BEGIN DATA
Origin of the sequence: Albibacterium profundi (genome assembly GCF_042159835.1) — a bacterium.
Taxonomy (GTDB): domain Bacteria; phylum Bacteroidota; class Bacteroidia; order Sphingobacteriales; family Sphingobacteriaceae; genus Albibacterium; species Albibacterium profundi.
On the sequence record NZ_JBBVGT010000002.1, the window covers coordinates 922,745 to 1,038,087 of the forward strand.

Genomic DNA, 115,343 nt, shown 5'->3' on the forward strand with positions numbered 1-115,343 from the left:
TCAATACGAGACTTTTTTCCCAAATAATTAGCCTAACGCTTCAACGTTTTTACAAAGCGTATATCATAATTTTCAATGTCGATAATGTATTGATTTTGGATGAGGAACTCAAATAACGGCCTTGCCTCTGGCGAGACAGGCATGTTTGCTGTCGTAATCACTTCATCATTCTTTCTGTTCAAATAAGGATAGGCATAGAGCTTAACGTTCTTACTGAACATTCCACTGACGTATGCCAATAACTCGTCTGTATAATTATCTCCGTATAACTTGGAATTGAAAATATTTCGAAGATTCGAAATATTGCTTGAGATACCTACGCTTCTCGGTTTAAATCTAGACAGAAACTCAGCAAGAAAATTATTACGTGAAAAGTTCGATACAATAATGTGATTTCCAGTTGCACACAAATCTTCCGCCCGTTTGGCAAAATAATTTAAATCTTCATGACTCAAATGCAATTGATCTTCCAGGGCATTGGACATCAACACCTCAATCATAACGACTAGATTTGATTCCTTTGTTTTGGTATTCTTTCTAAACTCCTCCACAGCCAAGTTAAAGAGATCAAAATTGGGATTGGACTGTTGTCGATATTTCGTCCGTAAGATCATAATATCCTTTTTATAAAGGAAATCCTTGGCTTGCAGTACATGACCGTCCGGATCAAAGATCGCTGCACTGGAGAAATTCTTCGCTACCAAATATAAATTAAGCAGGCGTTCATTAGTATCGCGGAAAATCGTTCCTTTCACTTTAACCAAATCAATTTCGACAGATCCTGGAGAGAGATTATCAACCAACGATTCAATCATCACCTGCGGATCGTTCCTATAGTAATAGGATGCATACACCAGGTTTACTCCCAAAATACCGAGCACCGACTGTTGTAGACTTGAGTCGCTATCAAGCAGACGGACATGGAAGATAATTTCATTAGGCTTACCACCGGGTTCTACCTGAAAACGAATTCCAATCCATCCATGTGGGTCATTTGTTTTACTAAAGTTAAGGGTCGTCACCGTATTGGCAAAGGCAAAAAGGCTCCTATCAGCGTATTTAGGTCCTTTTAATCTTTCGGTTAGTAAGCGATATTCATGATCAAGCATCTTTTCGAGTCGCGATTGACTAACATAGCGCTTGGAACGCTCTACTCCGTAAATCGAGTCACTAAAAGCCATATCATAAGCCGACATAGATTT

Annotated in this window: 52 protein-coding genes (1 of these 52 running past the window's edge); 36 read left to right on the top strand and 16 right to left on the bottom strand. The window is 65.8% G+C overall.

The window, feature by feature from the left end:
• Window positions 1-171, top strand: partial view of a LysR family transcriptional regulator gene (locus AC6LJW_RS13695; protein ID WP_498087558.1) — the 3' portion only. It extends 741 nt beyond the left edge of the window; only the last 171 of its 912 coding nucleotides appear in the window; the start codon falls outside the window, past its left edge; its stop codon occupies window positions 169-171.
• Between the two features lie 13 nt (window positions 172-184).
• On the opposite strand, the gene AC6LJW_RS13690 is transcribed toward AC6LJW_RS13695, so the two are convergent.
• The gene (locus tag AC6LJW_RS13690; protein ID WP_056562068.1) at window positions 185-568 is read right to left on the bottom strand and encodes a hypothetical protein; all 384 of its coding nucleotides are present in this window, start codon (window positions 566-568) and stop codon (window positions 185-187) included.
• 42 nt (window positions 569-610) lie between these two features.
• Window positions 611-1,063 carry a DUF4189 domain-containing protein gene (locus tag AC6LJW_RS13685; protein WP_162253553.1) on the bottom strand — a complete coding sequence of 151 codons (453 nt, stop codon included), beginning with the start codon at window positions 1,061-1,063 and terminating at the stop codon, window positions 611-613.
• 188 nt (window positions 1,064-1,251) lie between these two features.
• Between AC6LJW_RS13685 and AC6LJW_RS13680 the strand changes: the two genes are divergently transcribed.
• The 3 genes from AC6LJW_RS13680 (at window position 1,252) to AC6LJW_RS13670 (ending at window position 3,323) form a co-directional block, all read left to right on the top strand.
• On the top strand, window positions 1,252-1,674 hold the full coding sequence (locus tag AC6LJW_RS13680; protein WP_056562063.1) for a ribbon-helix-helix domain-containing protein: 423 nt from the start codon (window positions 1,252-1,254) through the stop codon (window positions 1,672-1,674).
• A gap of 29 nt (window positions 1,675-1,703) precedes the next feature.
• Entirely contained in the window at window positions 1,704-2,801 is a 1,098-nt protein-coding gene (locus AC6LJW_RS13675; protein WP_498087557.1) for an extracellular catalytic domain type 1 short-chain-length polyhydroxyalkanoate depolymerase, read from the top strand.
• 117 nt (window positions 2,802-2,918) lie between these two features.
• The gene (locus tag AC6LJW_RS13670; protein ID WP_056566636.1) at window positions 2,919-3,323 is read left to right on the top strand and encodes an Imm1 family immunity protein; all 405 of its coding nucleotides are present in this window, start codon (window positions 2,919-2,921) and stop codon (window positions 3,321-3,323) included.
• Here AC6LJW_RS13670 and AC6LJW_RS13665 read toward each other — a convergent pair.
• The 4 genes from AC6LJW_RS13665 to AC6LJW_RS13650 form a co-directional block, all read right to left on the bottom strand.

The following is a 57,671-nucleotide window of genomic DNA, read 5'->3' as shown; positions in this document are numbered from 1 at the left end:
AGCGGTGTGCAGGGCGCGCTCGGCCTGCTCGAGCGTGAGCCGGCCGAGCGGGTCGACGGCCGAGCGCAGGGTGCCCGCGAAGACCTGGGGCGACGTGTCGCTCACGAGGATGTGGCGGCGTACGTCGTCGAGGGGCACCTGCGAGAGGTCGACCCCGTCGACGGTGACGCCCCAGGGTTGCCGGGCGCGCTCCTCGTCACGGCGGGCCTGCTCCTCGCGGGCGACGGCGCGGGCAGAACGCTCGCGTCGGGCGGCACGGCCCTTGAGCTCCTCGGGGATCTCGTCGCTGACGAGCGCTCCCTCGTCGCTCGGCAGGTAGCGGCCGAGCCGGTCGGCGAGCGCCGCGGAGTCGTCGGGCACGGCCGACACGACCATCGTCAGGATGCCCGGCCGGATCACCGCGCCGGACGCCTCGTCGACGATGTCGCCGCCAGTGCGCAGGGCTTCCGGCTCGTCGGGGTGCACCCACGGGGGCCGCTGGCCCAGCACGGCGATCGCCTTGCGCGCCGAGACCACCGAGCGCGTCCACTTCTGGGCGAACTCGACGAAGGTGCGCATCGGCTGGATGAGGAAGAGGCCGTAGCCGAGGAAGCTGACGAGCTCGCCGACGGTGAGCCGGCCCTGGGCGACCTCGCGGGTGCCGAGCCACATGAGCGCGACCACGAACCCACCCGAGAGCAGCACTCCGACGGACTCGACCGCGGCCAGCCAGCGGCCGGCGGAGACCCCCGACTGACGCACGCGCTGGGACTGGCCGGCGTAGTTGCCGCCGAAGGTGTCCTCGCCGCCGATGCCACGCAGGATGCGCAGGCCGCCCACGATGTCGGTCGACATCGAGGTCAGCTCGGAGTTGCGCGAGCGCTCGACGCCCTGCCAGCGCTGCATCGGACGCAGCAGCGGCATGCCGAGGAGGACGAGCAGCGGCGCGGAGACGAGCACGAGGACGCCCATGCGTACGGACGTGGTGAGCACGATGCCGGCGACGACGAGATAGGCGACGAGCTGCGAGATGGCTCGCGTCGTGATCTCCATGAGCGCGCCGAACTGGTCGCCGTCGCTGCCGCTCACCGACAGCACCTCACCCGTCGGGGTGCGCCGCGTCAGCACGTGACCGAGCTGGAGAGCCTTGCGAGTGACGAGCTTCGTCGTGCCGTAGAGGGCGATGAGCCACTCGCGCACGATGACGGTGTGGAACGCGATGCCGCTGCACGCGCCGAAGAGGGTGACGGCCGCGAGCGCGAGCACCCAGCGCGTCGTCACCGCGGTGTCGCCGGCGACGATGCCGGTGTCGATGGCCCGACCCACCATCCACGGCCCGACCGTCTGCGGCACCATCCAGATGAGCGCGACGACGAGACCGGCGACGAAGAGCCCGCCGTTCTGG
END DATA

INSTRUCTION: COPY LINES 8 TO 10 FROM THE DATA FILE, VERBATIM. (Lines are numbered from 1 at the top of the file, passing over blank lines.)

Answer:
• Window positions 1-171, top strand: partial view of a LysR family transcriptional regulator gene (locus AC6LJW_RS13695; protein ID WP_498087558.1) — the 3' portion only. It extends 741 nt beyond the left edge of the window; only the last 171 of its 912 coding nucleotides appear in the window; the start codon falls outside the window, past its left edge; its stop codon occupies window positions 169-171.
• Between the two features lie 13 nt (window positions 172-184).
• On the opposite strand, the gene AC6LJW_RS13690 is transcribed toward AC6LJW_RS13695, so the two are convergent.